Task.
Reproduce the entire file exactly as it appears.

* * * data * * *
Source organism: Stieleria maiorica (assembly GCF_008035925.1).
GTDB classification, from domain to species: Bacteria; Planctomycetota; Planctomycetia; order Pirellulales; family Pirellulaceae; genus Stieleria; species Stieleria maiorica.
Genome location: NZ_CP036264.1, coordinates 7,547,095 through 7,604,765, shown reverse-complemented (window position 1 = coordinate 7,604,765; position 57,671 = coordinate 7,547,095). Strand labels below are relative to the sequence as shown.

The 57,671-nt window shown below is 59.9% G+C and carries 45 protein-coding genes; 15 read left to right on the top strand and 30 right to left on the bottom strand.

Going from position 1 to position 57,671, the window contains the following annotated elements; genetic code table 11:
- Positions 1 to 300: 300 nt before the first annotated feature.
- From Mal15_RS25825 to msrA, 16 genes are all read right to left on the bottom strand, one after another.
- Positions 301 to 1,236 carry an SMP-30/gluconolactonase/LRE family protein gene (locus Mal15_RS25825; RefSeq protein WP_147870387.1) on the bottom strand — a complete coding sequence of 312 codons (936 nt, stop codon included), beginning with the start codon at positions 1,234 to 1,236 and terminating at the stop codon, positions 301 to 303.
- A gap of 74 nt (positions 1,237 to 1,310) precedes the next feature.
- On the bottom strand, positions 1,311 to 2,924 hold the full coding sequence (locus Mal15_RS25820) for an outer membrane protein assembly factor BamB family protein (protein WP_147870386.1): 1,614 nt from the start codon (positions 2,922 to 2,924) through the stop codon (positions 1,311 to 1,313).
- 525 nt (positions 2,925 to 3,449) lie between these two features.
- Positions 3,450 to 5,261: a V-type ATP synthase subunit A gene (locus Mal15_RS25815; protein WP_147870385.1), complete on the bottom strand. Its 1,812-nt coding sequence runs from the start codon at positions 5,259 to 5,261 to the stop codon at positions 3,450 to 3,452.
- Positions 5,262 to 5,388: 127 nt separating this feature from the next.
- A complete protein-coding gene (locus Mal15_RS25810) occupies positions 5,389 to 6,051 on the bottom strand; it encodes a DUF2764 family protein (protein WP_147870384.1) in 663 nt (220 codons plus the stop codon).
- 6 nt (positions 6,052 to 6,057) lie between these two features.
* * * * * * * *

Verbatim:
Source organism: Stieleria maiorica (assembly GCF_008035925.1).
GTDB classification, from domain to species: Bacteria; Planctomycetota; Planctomycetia; order Pirellulales; family Pirellulaceae; genus Stieleria; species Stieleria maiorica.
Genome location: NZ_CP036264.1, coordinates 7,547,095 through 7,604,765, shown reverse-complemented (window position 1 = coordinate 7,604,765; position 57,671 = coordinate 7,547,095). Strand labels below are relative to the sequence as shown.

The 57,671-nt window shown below is 59.9% G+C and carries 45 protein-coding genes; 15 read left to right on the top strand and 30 right to left on the bottom strand.

Going from position 1 to position 57,671, the window contains the following annotated elements; genetic code table 11:
- Positions 1 to 300: 300 nt before the first annotated feature.
- From Mal15_RS25825 to msrA, 16 genes are all read right to left on the bottom strand, one after another.
- Positions 301 to 1,236 carry an SMP-30/gluconolactonase/LRE family protein gene (locus Mal15_RS25825; RefSeq protein WP_147870387.1) on the bottom strand — a complete coding sequence of 312 codons (936 nt, stop codon included), beginning with the start codon at positions 1,234 to 1,236 and terminating at the stop codon, positions 301 to 303.
- A gap of 74 nt (positions 1,237 to 1,310) precedes the next feature.
- On the bottom strand, positions 1,311 to 2,924 hold the full coding sequence (locus Mal15_RS25820) for an outer membrane protein assembly factor BamB family protein (protein WP_147870386.1): 1,614 nt from the start codon (positions 2,922 to 2,924) through the stop codon (positions 1,311 to 1,313).
- 525 nt (positions 2,925 to 3,449) lie between these two features.
- Positions 3,450 to 5,261: a V-type ATP synthase subunit A gene (locus Mal15_RS25815; protein WP_147870385.1), complete on the bottom strand. Its 1,812-nt coding sequence runs from the start codon at positions 5,259 to 5,261 to the stop codon at positions 3,450 to 3,452.
- Positions 5,262 to 5,388: 127 nt separating this feature from the next.
- A complete protein-coding gene (locus Mal15_RS25810) occupies positions 5,389 to 6,051 on the bottom strand; it encodes a DUF2764 family protein (protein WP_147870384.1) in 663 nt (220 codons plus the stop codon).
- 6 nt (positions 6,052 to 6,057) lie between these two features.